Developers win fight for homes on St Albans playing fields
DEVELOPERS have got the go-ahead to build 150 homes on former playing fields despite huge concerns about the impact on traffic at an already heavily congested junction nearby. Only three weeks after a public inquiry, Government planning inspector Robert B
DEVELOPERS have got the go-ahead to build 150 homes on former playing fields despite huge concerns about the impact on traffic at an already heavily congested junction nearby.
Only three weeks after a public inquiry, Government planning inspector Robert Barker has granted permission for the scheme in King Harry Lane to Hallam Land Management Ltd on appeal and ordered the council to pay the developers' costs.
The decision has come under fire from local politicians and the Verulam Residents Association both for its speed and the implications for the road network.
The district council had turned down an outline planning application from Hallam on the basis that the additional traffic created by the scheme would cause even more problems at the bottle-necked King Harry junction.
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Ahead of last month's two-day public inquiry, Hallam worked with Herts County Council to come up with mitigating measures for the traffic problems and offered �1.7million to be paid in full when the 90th property was occupied.
Their preferred option - and the one which was costed - is to create a new link road running behind St Stephen's Church between Watling Street, which would be closed to through traffic, and St Stephen's Hill.
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A similar proposal was first developed at the time of the Griffiths Way retail development and was quietly dropped even though �1.3 million in Section 106 money had been received.
Alternatives included sustainable transport measures to encourage people to stop using cars and building a bypass between the A4147 and the former M10.
Other proposals involved the demolition of the King Harry pub to make way for a signalled junction but that was not considered to be a serious option.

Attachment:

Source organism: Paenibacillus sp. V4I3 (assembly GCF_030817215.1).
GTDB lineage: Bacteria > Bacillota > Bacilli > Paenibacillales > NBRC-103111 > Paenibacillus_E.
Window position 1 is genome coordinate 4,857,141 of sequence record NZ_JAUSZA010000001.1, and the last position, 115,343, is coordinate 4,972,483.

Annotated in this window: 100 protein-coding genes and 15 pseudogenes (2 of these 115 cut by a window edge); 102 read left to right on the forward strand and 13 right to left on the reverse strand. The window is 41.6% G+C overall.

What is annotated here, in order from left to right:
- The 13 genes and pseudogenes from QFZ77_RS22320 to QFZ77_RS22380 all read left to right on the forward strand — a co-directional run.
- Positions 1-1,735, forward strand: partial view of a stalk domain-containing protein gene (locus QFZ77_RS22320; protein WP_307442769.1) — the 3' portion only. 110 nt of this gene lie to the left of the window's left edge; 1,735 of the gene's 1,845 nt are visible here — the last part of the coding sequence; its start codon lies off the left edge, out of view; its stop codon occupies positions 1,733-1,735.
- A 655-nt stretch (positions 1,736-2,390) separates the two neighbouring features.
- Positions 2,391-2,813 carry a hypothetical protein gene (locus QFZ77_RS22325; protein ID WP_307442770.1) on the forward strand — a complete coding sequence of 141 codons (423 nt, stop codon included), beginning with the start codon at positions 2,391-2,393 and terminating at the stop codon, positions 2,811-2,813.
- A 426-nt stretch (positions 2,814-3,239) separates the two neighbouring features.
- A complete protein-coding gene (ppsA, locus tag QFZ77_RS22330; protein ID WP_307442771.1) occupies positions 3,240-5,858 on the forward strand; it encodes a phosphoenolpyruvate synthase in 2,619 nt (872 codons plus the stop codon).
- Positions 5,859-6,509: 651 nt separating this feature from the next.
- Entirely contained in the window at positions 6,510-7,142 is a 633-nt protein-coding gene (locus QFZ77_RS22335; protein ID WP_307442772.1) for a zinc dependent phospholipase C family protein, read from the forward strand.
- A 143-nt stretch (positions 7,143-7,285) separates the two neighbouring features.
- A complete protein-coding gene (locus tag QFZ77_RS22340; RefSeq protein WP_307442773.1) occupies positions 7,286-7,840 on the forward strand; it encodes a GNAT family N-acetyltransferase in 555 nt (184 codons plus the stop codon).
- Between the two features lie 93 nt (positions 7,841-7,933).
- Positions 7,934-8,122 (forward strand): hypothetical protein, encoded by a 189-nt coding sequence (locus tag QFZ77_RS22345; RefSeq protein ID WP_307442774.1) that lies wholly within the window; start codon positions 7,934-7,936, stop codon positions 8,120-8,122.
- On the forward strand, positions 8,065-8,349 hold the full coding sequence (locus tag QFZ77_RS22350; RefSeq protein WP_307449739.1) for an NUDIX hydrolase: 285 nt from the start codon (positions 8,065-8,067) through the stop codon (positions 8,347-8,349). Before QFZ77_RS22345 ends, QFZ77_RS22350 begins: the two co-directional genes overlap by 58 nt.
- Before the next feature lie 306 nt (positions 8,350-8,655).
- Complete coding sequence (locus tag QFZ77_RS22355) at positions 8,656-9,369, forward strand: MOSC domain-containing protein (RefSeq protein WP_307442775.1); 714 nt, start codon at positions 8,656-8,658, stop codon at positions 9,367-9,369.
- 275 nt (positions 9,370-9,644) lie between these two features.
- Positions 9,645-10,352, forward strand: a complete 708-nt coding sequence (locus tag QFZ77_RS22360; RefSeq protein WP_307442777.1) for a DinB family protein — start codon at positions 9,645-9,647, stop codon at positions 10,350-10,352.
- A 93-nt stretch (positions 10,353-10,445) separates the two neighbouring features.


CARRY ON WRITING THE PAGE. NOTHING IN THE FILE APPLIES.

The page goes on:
During the inquiry, chairman of the Verulam Residents' Association, Barrie Mort, argued that the extra traffic caused by the scheme was the worst of a range of infrastructure problems.
The district council said that no planning permission should be given for the site - where a retirement complex has already got the green light - until detailed plans for traffic improvements were presented.
In his ruling, Mr Barker acknowledged that the scheme would cause increases in traffic during peak times - estimated at between five and six per cent - and said it was reasonable to seek appropriate mitigation.
But he said it was "unduly harsh" for the council to argue that the increase in queuing at the King Harry Junction as a result of the scheme would be unacceptable. He maintained that the link road proposal would mitigate the traffic impact.
Ordering the council to pay Hallam's legal costs because they had behaved unreasonably, Mr Barker also labelled the council's demand for Hallam to pay the entirety of the Section 106 funds from the outset of the scheme as "perverse."
MP for St Albans Anne Main said: "This is extremely disappointing. Once again the wishes of local people have been leapfrogged over by the Government's Planning Inspectorate Quango."
She said she was "disgusted" that the views of local people and their elected representatives had been ignored.
Planning portfolio holder Chris Brazier also voiced deep disappointment at the decision and raised concerns that Herts Highways hadn't objected to the scheme. But he vowed to keep pressure on them to spend the �1.7 million "for the benefit of St Albans."
Ward councillor Martin Frearson strongly criticised the inspector's acceptance of the link road scheme and said: "He dismissed all of the arguments we put forward about the setting of this magnificent church local church, it's part of our heritage. These philistines come here for three days - and Mr Barker told me it was his first time in St Albans - and this is what happens. He doesn't live in the real world."
A disappointed Mr Mort said he felt "utter fury and frustration," pointing out that the highways improvements that the inspector has ordered before the 90th house was occupied could merely consist of laying on an extra bus service as it was at the sole discretion of the county council.